Dempseys emphasize importance of supporting military children
NATIONAL HARBOR, Md., July 8, 2013 – Military children are a great strength of the armed forces, the chairman of Joint Chiefs of Staff said today at the kickoff of the Military Child Education Coalition’s 15th National Training Seminar.
Army Gen. Martin E. Dempsey told teachers, school liaisons, program directors and other professionals that he wanted to have a “conversation” with them on the importance of supporting the military child.
Interacting with attendees in a question-and-answer format, the chairman and his wife, Deanie Dempsey -- who have three children and three grandchildren -- began by emphasizing the need for good education.
“I think what makes us the strongest democracy in the world is education,” Dempsey said. “The strength of our democracy is education. There’s no question. In fact, it’s a precondition for democracy, I think.”
Deanie Dempsey said the education children get by being part of the military and moving around is “pretty significant,” adding that her family was in Germany when the wall that separated the former East and West Germany came down.
“How many kids can say they were there for that,” she asked.
The chairman also said it’s important for the nation to discuss how history will regard the men and women who have served in the last 10 to 12 years at war, and the audience should be aware of how that perception will impact the children of those veterans and service members.
“The image of the institution and the image of those who serve is also reflected on our children in how they represent this great country, this institution, in the schools in which they attend … and just [in] the way they carry themselves,” he said.
And while there are struggles at times, military children are “amazing kids,” Deanie Dempsey said.
She also stressed that parents must be advocates for their children, recalling the mother of a military child whose father was overseas. The boy wasn’t doing well in school. The staff researched the roster of students and found it had 13 military children of deployed parents. The staff formed a support group just for them, and the boy’s school experience turned from negative to positive.
“The more we reach out to them, the better off we all are,” added Deanie Dempsey, who earned a master’s degree in education.
The Dempseys said it’s also vital to stay positive for children’s’ well-being during a permanent change of station, which often take place in the summer months.
“But your children will reflect you. If you're positive about the move, they will be. If you're not ... they won't be,” the general said.
Deanie Dempsey told the audience that her family looked at permanent change of station moves as a sort of vacation.
“As many of you know, there weren't ever many vacations,” she said. “Of course our PCSs back then, you didn't have the movies in the car and stuff like the kids have today, which is great.
“So we'd play the license plate game. We'd sing Irish songs -- my kids all grew up singing Irish songs. So you'd do that for however many hours you were in the car.
“But we'd try and stop -- well, we'd try to make it a vacation-ish kind of thing,” Deanie Dempsey said.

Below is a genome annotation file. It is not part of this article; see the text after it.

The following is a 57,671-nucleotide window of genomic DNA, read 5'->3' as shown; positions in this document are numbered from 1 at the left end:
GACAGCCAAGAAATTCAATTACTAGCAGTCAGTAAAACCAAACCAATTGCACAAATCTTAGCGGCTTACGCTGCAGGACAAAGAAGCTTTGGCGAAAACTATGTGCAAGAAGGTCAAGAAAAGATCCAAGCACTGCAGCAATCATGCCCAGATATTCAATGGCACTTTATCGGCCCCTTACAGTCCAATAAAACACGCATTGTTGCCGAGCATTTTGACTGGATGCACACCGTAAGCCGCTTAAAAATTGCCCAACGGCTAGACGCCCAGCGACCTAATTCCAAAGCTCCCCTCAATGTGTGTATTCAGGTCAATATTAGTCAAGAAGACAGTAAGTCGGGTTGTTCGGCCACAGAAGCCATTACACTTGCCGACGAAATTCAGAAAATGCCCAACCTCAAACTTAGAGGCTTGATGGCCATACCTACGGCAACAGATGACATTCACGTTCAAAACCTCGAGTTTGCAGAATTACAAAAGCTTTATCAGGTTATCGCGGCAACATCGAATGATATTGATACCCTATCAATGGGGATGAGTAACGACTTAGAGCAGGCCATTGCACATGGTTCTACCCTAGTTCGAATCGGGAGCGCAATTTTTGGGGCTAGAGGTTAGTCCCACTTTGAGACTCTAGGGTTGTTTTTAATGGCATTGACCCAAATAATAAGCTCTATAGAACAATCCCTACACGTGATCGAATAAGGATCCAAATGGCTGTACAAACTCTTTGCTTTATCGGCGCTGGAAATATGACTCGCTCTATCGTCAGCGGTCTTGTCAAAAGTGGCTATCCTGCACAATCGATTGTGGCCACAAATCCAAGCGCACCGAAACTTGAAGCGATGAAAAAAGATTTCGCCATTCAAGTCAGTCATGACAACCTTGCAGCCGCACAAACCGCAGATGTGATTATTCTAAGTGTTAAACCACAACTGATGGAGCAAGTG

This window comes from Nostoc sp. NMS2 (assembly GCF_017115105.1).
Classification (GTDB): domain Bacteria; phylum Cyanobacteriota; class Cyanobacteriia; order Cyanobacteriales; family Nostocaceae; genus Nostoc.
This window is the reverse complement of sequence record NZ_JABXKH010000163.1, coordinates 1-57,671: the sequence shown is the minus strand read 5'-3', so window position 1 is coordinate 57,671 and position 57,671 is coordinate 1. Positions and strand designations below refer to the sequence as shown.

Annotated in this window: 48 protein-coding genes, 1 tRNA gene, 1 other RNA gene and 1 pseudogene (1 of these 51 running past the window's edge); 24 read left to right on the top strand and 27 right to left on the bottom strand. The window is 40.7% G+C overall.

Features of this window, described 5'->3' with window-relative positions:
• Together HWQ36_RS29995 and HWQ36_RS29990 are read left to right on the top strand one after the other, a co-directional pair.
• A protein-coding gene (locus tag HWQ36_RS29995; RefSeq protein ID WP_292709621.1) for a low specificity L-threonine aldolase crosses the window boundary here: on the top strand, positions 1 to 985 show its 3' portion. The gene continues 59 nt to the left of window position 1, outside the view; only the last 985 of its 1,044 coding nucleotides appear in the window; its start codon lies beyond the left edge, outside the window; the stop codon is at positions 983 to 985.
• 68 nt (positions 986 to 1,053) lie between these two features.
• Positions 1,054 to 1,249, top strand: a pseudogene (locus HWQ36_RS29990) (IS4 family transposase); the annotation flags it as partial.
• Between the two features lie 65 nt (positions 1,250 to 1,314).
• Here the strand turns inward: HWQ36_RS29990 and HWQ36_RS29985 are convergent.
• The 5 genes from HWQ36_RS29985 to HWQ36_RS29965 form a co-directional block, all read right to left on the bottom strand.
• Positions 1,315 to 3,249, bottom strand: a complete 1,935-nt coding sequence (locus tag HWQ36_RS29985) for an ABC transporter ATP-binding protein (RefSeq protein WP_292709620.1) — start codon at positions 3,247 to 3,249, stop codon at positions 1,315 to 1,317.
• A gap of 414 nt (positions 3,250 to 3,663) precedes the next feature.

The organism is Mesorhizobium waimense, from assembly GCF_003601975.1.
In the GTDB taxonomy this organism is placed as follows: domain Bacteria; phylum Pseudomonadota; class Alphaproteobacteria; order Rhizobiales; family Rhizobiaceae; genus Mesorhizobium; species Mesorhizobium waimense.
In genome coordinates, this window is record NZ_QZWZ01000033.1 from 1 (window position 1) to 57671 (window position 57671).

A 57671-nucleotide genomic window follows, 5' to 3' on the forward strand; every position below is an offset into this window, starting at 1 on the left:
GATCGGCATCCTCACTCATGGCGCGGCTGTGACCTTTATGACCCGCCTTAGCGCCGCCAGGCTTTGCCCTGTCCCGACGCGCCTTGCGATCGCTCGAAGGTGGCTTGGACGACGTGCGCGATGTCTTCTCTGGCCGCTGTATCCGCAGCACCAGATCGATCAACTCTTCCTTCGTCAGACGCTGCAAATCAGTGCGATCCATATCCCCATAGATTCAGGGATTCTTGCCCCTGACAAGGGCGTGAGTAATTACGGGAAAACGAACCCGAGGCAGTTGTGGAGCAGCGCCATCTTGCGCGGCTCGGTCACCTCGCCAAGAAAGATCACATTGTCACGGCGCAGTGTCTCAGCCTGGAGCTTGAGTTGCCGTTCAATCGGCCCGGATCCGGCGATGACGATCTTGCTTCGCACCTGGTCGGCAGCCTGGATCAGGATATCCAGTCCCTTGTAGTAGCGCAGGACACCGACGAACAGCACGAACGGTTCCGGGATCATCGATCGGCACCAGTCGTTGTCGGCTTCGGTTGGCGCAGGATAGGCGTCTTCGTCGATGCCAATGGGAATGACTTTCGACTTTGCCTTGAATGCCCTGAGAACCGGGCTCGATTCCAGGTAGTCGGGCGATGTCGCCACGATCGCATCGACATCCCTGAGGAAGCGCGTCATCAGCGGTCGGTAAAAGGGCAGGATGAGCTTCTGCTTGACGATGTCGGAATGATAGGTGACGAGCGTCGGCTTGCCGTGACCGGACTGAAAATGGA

The chairman asked for the audience’s help with letting leaders know during the conference what’s happening with military families.
“This particular ‘portal’ into the challenges of military families and in particular, children, is really important as we do confront a future with some uncertainty,” he told the attendees, encouraging their input on the needs of military children.
There’s always uncertainty following wars, he said.
“After Vietnam, Desert Storm and the 9/11 decade, it’s been a bit of a roller coaster, but we’ve always figured it out,” the chairman said.
No decisions have been made to cut military children’s programs, Dempsey said. "But if you’re asking me ‘Is it likely we will scrutinize all of those systems we’ve for the most part taken for granted over the years?’ the answer is absolutely, we’ll have to,” he noted.
“I think we can make a case that full sequestration would be a bad idea for the nation, not just for the military,” the general said.
“The entire enterprise is under scrutiny in order to find a way to provide the nation with that which it needs in terms of security at reduced levels of resources,” he said.
“We’re not exactly sure how deeply those resources will be reduced,” he continued. “Of course, there will have to be changes made in family support programs,” the chairman added, but there would be an effort to reach out to understand what the community of interest believes is most important.
“We're not going to do this from Washington with the famous 6,000-mile screwdriver and -- and come to any conclusions ourselves,” Dempsey added.
“So the thought process is, instead of five kinds of programs out there, why not put the resources and make two really good ones? And you've still got what you had in all five, but just in those two,” Deanie Dempsey noted.
The Dempseys said it is important for the audience members to let them know which programs are necessary, and to take a serious look at all their programs and focus on those that would benefit everybody.
The general expressed his gratitude for the work the audience participants do with military children.
”If you ever wanted to lead at a time when it’s important, not just for the military, but for our country,” the chairman said, “you’re in the right place at the right time.”